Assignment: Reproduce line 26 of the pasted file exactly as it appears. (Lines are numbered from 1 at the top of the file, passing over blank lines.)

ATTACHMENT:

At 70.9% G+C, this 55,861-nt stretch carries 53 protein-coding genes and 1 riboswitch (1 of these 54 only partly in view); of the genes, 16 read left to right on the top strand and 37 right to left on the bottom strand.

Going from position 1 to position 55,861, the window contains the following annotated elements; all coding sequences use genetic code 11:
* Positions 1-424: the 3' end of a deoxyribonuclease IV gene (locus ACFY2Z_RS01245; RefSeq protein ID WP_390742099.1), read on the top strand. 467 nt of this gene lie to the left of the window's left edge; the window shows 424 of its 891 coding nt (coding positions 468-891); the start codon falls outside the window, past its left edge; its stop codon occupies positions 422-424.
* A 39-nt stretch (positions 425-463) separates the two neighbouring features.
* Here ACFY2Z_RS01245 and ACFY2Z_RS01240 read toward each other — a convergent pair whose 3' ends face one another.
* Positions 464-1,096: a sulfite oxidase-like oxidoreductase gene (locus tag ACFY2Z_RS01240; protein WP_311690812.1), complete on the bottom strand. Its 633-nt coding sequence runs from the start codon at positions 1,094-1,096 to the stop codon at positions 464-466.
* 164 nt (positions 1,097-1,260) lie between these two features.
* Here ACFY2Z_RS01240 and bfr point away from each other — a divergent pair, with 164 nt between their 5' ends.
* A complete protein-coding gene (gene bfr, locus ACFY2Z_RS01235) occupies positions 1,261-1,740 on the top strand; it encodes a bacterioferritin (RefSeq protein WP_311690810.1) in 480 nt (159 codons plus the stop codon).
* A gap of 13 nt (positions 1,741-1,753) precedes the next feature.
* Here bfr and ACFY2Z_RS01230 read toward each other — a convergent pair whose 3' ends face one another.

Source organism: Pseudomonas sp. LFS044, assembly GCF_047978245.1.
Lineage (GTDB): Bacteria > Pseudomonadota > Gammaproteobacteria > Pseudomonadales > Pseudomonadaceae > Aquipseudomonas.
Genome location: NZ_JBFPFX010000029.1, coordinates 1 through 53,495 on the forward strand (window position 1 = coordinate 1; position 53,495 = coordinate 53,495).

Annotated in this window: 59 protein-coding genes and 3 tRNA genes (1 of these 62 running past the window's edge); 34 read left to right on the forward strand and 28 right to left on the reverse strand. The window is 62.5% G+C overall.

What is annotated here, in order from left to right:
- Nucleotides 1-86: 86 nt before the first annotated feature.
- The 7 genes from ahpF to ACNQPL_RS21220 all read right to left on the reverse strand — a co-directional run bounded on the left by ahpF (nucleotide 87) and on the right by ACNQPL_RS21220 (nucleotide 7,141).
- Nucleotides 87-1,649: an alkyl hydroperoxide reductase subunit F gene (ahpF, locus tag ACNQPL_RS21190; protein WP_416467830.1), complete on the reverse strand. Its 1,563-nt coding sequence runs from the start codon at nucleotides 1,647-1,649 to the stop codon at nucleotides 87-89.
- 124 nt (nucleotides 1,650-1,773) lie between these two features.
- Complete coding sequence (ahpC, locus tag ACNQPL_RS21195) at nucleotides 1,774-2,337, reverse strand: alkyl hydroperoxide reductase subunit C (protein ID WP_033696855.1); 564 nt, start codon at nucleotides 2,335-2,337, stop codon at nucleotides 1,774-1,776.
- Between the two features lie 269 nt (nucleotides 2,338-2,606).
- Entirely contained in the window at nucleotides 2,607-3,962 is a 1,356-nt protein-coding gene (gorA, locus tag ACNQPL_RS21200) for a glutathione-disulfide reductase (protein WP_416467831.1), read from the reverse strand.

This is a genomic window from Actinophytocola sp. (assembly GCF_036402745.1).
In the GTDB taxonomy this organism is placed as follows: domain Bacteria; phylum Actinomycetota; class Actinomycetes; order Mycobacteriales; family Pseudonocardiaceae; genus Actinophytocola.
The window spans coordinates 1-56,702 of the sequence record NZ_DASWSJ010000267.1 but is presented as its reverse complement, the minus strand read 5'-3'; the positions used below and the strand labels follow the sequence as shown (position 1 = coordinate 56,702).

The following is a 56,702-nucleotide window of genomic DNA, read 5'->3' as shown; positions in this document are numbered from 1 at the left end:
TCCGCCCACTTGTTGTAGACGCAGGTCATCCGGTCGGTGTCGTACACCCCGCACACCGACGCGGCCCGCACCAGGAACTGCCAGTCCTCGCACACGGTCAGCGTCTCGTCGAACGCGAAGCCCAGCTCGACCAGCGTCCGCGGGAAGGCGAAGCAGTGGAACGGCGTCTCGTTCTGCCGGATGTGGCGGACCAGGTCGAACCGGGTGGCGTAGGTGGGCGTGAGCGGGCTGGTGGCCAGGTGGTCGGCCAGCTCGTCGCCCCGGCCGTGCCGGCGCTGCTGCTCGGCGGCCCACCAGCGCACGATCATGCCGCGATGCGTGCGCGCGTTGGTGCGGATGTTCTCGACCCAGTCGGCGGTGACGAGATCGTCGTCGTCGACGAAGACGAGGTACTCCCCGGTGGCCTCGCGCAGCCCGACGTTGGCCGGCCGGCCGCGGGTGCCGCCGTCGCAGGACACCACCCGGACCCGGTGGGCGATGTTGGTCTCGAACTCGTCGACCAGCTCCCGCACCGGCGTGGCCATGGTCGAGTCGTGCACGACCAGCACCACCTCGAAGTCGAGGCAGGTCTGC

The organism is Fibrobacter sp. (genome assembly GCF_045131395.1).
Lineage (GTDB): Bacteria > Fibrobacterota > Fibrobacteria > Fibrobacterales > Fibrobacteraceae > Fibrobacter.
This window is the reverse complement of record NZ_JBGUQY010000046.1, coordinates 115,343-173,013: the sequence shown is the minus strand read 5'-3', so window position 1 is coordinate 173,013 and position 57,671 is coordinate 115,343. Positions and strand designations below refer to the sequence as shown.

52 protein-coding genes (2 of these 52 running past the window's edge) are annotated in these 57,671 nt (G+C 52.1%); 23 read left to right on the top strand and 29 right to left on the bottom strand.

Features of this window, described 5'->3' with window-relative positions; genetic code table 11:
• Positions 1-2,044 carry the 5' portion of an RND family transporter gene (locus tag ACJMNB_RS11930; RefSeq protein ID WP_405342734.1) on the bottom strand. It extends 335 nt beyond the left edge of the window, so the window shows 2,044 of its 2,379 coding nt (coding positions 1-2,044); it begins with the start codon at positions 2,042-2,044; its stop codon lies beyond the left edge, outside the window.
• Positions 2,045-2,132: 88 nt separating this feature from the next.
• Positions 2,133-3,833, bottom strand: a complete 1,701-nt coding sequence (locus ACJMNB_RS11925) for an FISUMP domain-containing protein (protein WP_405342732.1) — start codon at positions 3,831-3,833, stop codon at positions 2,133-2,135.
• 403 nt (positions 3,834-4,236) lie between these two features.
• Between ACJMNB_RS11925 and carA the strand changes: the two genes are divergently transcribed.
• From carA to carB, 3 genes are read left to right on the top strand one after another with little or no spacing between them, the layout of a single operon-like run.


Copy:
The window spans coordinates 1-56,702 of the sequence record NZ_DASWSJ010000267.1 but is presented as its reverse complement, the minus strand read 5'-3'; the positions used below and the strand labels follow the sequence as shown (position 1 = coordinate 56,702).